This includes the cost of advertising in newspapers, mail shots to potential clients, the cost of setting up and maintaining your website and any online marketing costs, for example “pay per click” adverts on social media.

You can also claim for small gifts to clients, as long as they cost less than £50, don’t include food, drink, tobacco or cash, cannot be exchanged for cash, goods or services and include a prominent advertisement for your business.

Work related training

You can claim for the cost of updating and maintaining the skills you need for your current business. However, you can’t claim for the cost of obtaining new skills to allow you to branch out. The cost of training must relate to income currently being generated by your business.

Subscriptions to professional bodies

You can claim for annual subscriptions to certain professional bodies and societies, if they are relevant to your business. A list of approved institutions can be found here.

Expenses sole traders are specifically not allowed to claim

There are some expenses that you’re specifically not allowed to claim, even though you might think they should count as business costs. These include:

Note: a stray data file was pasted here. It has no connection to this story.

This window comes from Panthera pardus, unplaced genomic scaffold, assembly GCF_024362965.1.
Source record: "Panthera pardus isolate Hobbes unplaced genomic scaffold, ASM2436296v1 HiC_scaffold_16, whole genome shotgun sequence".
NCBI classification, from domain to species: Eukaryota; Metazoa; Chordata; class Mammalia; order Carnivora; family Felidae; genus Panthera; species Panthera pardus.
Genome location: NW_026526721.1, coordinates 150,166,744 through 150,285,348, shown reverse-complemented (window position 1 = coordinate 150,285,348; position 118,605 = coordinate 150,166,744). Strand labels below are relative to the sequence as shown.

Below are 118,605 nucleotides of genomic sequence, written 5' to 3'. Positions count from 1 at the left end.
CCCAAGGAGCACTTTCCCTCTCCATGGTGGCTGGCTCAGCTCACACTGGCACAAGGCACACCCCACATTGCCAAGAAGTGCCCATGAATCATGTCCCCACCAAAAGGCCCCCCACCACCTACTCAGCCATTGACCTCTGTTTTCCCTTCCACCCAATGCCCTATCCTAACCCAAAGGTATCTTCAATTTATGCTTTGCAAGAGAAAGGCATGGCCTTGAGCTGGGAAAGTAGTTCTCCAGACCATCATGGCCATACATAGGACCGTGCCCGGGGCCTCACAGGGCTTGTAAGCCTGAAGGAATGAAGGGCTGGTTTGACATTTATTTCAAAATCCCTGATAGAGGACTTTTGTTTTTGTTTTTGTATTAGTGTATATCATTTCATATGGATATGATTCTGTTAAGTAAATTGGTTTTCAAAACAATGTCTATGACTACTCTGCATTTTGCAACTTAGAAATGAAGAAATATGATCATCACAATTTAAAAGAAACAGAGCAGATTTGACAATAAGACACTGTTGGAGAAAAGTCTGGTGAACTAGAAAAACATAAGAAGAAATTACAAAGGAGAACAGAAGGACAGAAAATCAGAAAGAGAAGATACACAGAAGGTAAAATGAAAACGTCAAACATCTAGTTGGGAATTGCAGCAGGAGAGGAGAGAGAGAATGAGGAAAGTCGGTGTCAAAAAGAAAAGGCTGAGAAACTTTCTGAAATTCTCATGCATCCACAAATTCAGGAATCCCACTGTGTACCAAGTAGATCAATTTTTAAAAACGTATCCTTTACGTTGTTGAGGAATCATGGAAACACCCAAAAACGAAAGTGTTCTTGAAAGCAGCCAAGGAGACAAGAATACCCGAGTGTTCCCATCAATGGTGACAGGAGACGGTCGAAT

Business entertainment and hospitality

This includes meals or events involving more than one person that are held with third parties such as clients or customers. This also includes other events such as theatre trips or sporting events.


Any fines imposed for breaking the law, for example speeding or parking fines, are not allowed.

Capital expenses and fixed assets

The cost of items you have bought for long-term use, like office furniture or vehicles, are classed as fixed assets and cannot be deducted from taxable profits in the same way that expenses can. Check with your contractor accountant for information about capital allowances.

If you have any questions of we can help in any way please call our expert team on 01296 468 483 or email